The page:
These last several Sundays before Lent, the gospel readings have been taken from Jesus’ Great Sermon – a sermon full of strong and somewhat challenging words, which is what they were meant to do. Jesus’ message to his disciples was meant to challenge – and continues to challenge – not just you and me and anyone else who wants to be Jesus’ disciple, but a whole way of life, that of his 1st-century contemporaries, and our entire way of life today. In doing so, Jesus invites us also to push ahead to become who we are being invited to be.
Jesus challenges our common human tendency to do the minimum, to take the short cut, to focus on other people’s faults rather than our own. We are all familiar with the phenomenon known as “whataboutism” in contemporary politics, whereby one deflects criticism by changing the subject and pointing to someone else’s failings. In the new kingdom, to which Jesus is inviting us, all such refusal to take responsibility is ruled out from the start. We are what we do; from the fullness of the heart the mouth speaks. What I do says something significant about who I am, about what is going on in my heart. In both the Old and the New Testaments, the “heart” is understood to refer to the whole of the deepest part of of one’s humanity. Jesus is challenging us to confront the powerful subtlety of sin within us and our seemingly infinite capacity to makes excuses to do the minimum and take the shortcut to moral mediocrity.
Jesus in today’s Gospel is telling all of us that, if we want to respond effectively to his challenge to full Christian commitment, then we have to look at ourselves – at all our feelings and emotions and experiences – in the light of what God has made us for and how he expects us to get there, and then stretch ourselves by accepting the Lord’s invitation to full membership in the community of his disciples, who care for and support one another to be – not just what we can be on our own - but what God himself is enabling us to become.
Lent, which begins this Wednesday, challenges us to focus on what is important – to put our preoccupation with wealth and other such things back in some perspective. We do this all the time in our ordinary activities – or at least we try to if we are reasonably sane and focused. In our ordinary activities, we readily distinguish what is of ultimate importance, what is of long-term value, from what is a short-term sideshow. Jesus wants us to do the same with what is most important.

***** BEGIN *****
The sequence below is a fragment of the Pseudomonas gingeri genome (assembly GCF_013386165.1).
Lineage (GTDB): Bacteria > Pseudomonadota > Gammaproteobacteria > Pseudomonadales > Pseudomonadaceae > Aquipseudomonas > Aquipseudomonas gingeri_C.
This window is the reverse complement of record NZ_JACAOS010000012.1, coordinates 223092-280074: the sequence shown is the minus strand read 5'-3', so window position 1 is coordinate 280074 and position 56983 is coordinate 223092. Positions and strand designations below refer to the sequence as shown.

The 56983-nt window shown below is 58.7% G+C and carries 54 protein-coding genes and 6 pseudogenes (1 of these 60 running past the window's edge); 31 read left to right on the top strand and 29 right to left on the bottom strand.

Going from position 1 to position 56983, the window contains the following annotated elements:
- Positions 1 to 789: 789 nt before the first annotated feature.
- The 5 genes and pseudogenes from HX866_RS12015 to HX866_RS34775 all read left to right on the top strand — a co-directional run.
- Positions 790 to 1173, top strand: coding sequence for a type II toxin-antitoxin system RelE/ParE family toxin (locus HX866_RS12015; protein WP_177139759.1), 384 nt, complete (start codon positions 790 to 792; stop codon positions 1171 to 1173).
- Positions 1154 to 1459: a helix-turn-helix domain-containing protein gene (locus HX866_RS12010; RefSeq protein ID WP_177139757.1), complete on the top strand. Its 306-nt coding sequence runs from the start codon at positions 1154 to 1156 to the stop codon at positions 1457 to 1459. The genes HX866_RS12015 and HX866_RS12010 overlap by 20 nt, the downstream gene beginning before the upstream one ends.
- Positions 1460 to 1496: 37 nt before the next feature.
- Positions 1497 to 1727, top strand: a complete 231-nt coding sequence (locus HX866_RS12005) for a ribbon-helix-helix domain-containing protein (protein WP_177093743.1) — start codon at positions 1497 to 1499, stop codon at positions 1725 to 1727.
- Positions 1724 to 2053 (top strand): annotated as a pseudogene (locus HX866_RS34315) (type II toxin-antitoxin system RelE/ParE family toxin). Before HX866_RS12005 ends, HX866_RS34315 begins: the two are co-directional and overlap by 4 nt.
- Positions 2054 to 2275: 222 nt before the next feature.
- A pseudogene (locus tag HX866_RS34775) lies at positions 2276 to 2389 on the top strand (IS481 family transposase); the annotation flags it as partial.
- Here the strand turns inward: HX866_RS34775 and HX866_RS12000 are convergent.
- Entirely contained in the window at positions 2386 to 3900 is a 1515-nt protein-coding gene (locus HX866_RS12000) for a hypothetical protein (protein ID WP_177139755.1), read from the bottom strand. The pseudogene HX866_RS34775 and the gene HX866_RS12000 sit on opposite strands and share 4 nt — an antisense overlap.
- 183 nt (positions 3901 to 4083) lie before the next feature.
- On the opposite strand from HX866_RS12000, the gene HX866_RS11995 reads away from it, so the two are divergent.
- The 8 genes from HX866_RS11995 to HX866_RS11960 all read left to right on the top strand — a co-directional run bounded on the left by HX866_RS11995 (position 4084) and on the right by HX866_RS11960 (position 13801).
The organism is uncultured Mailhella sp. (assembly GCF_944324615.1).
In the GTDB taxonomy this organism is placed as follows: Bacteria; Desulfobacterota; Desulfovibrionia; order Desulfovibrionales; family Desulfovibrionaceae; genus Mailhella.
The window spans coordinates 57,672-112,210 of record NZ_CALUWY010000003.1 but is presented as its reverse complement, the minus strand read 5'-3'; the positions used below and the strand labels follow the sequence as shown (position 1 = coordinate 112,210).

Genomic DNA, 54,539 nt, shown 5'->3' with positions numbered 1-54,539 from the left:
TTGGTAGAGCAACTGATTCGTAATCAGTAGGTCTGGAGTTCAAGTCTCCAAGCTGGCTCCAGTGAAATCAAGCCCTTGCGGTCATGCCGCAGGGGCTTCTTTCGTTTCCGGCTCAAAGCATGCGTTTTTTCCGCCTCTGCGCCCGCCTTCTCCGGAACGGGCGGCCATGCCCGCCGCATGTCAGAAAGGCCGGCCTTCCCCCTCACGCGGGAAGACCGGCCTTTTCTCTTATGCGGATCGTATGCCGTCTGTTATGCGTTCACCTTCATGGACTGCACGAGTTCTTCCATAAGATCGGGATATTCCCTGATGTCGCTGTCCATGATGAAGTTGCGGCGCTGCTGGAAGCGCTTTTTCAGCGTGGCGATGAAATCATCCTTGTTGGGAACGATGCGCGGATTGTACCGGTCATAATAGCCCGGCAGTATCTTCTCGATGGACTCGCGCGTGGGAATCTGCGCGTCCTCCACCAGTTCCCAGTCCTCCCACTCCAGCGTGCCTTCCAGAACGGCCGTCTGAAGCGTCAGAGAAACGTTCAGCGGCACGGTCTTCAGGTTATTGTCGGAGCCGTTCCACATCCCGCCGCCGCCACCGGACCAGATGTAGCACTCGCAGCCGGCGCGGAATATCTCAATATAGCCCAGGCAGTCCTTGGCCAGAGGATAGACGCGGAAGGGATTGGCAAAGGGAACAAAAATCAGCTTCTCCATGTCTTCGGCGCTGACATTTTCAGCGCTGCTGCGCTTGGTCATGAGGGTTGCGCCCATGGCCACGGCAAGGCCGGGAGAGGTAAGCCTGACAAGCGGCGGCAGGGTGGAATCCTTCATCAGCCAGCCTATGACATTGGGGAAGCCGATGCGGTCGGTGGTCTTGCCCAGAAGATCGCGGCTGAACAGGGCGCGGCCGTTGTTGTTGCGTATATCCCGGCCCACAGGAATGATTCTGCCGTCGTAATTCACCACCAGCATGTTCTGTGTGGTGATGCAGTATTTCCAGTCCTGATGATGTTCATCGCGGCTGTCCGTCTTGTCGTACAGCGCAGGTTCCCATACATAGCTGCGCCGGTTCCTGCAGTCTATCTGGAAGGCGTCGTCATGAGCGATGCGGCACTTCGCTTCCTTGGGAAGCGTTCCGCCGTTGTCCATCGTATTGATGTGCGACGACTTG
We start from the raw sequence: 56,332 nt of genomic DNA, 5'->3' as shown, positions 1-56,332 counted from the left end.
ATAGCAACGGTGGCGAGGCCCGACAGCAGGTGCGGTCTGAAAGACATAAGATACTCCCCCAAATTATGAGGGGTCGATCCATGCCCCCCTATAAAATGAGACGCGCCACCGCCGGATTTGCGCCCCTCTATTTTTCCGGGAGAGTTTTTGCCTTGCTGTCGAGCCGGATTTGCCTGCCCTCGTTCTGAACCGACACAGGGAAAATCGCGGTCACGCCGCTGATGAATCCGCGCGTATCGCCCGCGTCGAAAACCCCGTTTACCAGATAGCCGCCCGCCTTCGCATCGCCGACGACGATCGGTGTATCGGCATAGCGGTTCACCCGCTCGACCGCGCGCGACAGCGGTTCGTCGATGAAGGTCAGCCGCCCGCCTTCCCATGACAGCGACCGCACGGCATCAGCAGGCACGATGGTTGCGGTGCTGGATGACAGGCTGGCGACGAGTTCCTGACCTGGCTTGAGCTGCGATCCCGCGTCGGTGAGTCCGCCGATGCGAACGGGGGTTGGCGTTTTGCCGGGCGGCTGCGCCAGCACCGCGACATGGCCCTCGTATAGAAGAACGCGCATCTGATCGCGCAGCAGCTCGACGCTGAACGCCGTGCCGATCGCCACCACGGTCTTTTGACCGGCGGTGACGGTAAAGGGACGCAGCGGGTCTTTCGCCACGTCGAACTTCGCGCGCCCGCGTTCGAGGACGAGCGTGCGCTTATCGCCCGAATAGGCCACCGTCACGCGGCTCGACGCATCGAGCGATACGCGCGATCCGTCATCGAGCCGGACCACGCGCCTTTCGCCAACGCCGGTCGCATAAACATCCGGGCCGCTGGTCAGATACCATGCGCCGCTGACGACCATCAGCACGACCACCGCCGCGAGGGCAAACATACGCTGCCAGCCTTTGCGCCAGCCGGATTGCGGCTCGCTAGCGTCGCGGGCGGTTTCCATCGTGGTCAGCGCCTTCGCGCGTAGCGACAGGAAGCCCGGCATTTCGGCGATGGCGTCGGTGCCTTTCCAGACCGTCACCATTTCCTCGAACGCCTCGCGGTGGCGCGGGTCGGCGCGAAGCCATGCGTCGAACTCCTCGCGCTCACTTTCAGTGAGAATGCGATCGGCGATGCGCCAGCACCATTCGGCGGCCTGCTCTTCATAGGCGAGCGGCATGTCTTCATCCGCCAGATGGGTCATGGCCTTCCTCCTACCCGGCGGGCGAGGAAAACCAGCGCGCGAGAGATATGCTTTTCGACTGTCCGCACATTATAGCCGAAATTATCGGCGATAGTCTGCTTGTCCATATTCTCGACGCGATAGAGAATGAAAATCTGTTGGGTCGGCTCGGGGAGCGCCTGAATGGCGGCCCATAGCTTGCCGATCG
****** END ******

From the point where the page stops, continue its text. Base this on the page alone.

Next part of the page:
We live right now in a time and place particularly polarized and fragmented by judgment and finger-pointing, pretty much on all sides and from all ideological directions. Our society supposedly prides itself on its tolerance, acceptance, and inclusion, and our Church proclaims radical mercy. But what we actually see and hear and experience everywhere around us are angry judgments and vindictive condemnations. There may be no medium more designed for focusing on the splinters in other people’s eyes than Twitter. But even people who have never ever sent a single hateful tweet have been affected and corrupted by our ambient culture of self-righteous anger and condemnation, a culture which encourages us to minimize, if not ignore, our own shortcomings and failings.
Judgments are, of course, inevitable in life. We cannot even the cross the street without making a judgment (hopefully an accurate one) about what the traffic is doing! But how we judge is critical, how rapidly we judge is critical, how well informed we are when we judge is critical, and ultimately how in touch we are with what is going on inside ourselves when we judge is absolutely critical. How often have our judgments been filtered through our personal, social, or ideological biases, those wooden beams in our own eyes?
Perhaps one Lenten practice especially worth cultivating at this time might be an intentional focus precisely on how we jump to judgment on every issue (increasingly along tribal politically partisan lines) and devote ourselves to having a new heart, the heart of a disciple.
Homily for the 8th Sunday in Ordinary Time, Saint Paul the Apostle Church, New York, February 27, 2022.
(Photo: High Altar, designed by Stanford White, Saint Paul the Apostle Church, New York)